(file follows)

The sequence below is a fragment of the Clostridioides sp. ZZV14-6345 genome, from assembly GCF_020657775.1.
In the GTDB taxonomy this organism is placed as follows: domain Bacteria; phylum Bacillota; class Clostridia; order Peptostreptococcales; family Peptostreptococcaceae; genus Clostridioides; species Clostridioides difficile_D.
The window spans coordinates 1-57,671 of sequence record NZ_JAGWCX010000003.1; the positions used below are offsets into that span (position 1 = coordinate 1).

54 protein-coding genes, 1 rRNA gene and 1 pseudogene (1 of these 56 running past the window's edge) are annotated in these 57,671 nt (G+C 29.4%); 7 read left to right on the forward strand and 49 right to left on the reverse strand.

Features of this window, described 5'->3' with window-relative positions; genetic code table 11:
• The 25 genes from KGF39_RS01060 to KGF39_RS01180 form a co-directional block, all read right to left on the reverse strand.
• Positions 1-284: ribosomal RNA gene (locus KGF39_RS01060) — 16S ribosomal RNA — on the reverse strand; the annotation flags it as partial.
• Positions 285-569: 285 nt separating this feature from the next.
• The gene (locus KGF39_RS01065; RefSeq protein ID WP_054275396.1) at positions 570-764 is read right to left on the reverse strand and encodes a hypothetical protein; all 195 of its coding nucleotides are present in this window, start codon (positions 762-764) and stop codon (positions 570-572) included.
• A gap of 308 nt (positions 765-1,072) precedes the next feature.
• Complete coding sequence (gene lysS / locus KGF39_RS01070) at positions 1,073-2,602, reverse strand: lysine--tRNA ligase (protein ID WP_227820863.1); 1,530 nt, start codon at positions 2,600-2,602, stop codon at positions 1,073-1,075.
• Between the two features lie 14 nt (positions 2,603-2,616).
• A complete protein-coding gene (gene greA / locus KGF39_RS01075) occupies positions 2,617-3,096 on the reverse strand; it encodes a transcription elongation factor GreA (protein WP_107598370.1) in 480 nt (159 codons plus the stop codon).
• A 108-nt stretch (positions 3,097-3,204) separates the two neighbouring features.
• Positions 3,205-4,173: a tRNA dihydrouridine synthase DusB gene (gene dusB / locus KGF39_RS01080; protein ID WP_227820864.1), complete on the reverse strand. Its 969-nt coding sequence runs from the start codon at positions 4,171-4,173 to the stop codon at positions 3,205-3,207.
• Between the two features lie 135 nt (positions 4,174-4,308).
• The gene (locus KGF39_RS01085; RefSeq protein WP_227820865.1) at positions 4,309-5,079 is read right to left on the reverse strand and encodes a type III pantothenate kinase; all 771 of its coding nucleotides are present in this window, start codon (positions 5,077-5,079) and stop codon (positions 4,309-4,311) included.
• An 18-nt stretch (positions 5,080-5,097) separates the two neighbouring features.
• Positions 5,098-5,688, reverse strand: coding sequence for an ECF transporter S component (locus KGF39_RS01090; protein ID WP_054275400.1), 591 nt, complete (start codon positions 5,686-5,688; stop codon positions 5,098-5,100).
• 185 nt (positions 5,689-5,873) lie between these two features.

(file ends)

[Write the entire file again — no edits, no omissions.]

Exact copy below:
The sequence below is a fragment of the Clostridioides sp. ZZV14-6345 genome, from assembly GCF_020657775.1.
In the GTDB taxonomy this organism is placed as follows: domain Bacteria; phylum Bacillota; class Clostridia; order Peptostreptococcales; family Peptostreptococcaceae; genus Clostridioides; species Clostridioides difficile_D.
The window spans coordinates 1-57,671 of sequence record NZ_JAGWCX010000003.1; the positions used below are offsets into that span (position 1 = coordinate 1).

54 protein-coding genes, 1 rRNA gene and 1 pseudogene (1 of these 56 running past the window's edge) are annotated in these 57,671 nt (G+C 29.4%); 7 read left to right on the forward strand and 49 right to left on the reverse strand.

Features of this window, described 5'->3' with window-relative positions; genetic code table 11:
• The 25 genes from KGF39_RS01060 to KGF39_RS01180 form a co-directional block, all read right to left on the reverse strand.
• Positions 1-284: ribosomal RNA gene (locus KGF39_RS01060) — 16S ribosomal RNA — on the reverse strand; the annotation flags it as partial.
• Positions 285-569: 285 nt separating this feature from the next.
• The gene (locus KGF39_RS01065; RefSeq protein ID WP_054275396.1) at positions 570-764 is read right to left on the reverse strand and encodes a hypothetical protein; all 195 of its coding nucleotides are present in this window, start codon (positions 762-764) and stop codon (positions 570-572) included.
• A gap of 308 nt (positions 765-1,072) precedes the next feature.
• Complete coding sequence (gene lysS / locus KGF39_RS01070) at positions 1,073-2,602, reverse strand: lysine--tRNA ligase (protein ID WP_227820863.1); 1,530 nt, start codon at positions 2,600-2,602, stop codon at positions 1,073-1,075.
• Between the two features lie 14 nt (positions 2,603-2,616).
• A complete protein-coding gene (gene greA / locus KGF39_RS01075) occupies positions 2,617-3,096 on the reverse strand; it encodes a transcription elongation factor GreA (protein WP_107598370.1) in 480 nt (159 codons plus the stop codon).
• A 108-nt stretch (positions 3,097-3,204) separates the two neighbouring features.
• Positions 3,205-4,173: a tRNA dihydrouridine synthase DusB gene (gene dusB / locus KGF39_RS01080; protein ID WP_227820864.1), complete on the reverse strand. Its 969-nt coding sequence runs from the start codon at positions 4,171-4,173 to the stop codon at positions 3,205-3,207.
• Between the two features lie 135 nt (positions 4,174-4,308).
• The gene (locus KGF39_RS01085; RefSeq protein WP_227820865.1) at positions 4,309-5,079 is read right to left on the reverse strand and encodes a type III pantothenate kinase; all 771 of its coding nucleotides are present in this window, start codon (positions 5,077-5,079) and stop codon (positions 4,309-4,311) included.
• An 18-nt stretch (positions 5,080-5,097) separates the two neighbouring features.
• Positions 5,098-5,688, reverse strand: coding sequence for an ECF transporter S component (locus KGF39_RS01090; protein ID WP_054275400.1), 591 nt, complete (start codon positions 5,686-5,688; stop codon positions 5,098-5,100).
• 185 nt (positions 5,689-5,873) lie between these two features.